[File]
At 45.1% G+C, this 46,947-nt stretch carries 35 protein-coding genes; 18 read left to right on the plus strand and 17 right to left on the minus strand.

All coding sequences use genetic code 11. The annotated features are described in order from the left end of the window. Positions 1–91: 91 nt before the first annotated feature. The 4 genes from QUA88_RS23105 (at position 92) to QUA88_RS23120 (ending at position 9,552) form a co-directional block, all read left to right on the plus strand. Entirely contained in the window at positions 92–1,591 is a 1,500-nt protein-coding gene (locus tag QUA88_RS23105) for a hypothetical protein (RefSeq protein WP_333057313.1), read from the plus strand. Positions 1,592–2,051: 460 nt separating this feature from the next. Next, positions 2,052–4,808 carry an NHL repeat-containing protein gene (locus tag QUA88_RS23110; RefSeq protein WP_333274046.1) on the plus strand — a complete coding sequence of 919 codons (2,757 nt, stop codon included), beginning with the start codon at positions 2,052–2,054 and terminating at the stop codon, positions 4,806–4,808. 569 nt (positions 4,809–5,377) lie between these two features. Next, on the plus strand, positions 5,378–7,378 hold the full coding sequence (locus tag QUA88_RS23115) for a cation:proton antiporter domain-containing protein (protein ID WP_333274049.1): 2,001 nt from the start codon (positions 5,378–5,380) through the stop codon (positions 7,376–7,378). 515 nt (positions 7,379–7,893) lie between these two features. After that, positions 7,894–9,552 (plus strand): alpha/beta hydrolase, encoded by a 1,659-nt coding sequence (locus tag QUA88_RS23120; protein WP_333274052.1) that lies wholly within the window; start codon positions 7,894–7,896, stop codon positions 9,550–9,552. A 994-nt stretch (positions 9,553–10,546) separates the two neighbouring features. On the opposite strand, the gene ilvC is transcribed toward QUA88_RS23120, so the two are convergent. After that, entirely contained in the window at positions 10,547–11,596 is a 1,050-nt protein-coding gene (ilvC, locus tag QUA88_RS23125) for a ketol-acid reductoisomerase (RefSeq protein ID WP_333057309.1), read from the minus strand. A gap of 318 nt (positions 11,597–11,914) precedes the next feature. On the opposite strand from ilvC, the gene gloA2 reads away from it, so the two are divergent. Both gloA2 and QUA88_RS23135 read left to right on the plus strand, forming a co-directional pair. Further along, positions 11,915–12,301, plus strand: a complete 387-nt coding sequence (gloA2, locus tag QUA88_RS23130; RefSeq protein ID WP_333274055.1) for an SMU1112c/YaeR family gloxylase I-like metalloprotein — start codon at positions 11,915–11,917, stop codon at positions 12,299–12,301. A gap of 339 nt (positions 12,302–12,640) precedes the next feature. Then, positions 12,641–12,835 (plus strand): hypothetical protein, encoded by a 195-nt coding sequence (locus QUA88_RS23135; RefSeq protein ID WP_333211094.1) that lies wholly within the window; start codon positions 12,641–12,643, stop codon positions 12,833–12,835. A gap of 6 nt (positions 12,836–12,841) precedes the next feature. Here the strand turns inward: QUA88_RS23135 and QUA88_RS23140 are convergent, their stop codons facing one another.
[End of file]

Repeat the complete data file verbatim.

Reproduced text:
At 45.1% G+C, this 46,947-nt stretch carries 35 protein-coding genes; 18 read left to right on the plus strand and 17 right to left on the minus strand.

All coding sequences use genetic code 11. The annotated features are described in order from the left end of the window. Positions 1–91: 91 nt before the first annotated feature. The 4 genes from QUA88_RS23105 (at position 92) to QUA88_RS23120 (ending at position 9,552) form a co-directional block, all read left to right on the plus strand. Entirely contained in the window at positions 92–1,591 is a 1,500-nt protein-coding gene (locus tag QUA88_RS23105) for a hypothetical protein (RefSeq protein WP_333057313.1), read from the plus strand. Positions 1,592–2,051: 460 nt separating this feature from the next. Next, positions 2,052–4,808 carry an NHL repeat-containing protein gene (locus tag QUA88_RS23110; RefSeq protein WP_333274046.1) on the plus strand — a complete coding sequence of 919 codons (2,757 nt, stop codon included), beginning with the start codon at positions 2,052–2,054 and terminating at the stop codon, positions 4,806–4,808. 569 nt (positions 4,809–5,377) lie between these two features. Next, on the plus strand, positions 5,378–7,378 hold the full coding sequence (locus tag QUA88_RS23115) for a cation:proton antiporter domain-containing protein (protein ID WP_333274049.1): 2,001 nt from the start codon (positions 5,378–5,380) through the stop codon (positions 7,376–7,378). 515 nt (positions 7,379–7,893) lie between these two features. After that, positions 7,894–9,552 (plus strand): alpha/beta hydrolase, encoded by a 1,659-nt coding sequence (locus tag QUA88_RS23120; protein WP_333274052.1) that lies wholly within the window; start codon positions 7,894–7,896, stop codon positions 9,550–9,552. A 994-nt stretch (positions 9,553–10,546) separates the two neighbouring features. On the opposite strand, the gene ilvC is transcribed toward QUA88_RS23120, so the two are convergent. After that, entirely contained in the window at positions 10,547–11,596 is a 1,050-nt protein-coding gene (ilvC, locus tag QUA88_RS23125) for a ketol-acid reductoisomerase (RefSeq protein ID WP_333057309.1), read from the minus strand. A gap of 318 nt (positions 11,597–11,914) precedes the next feature. On the opposite strand from ilvC, the gene gloA2 reads away from it, so the two are divergent. Both gloA2 and QUA88_RS23135 read left to right on the plus strand, forming a co-directional pair. Further along, positions 11,915–12,301, plus strand: a complete 387-nt coding sequence (gloA2, locus tag QUA88_RS23130; RefSeq protein ID WP_333274055.1) for an SMU1112c/YaeR family gloxylase I-like metalloprotein — start codon at positions 11,915–11,917, stop codon at positions 12,299–12,301. A gap of 339 nt (positions 12,302–12,640) precedes the next feature. Then, positions 12,641–12,835 (plus strand): hypothetical protein, encoded by a 195-nt coding sequence (locus QUA88_RS23135; RefSeq protein ID WP_333211094.1) that lies wholly within the window; start codon positions 12,641–12,643, stop codon positions 12,833–12,835. A gap of 6 nt (positions 12,836–12,841) precedes the next feature. Here the strand turns inward: QUA88_RS23135 and QUA88_RS23140 are convergent, their stop codons facing one another.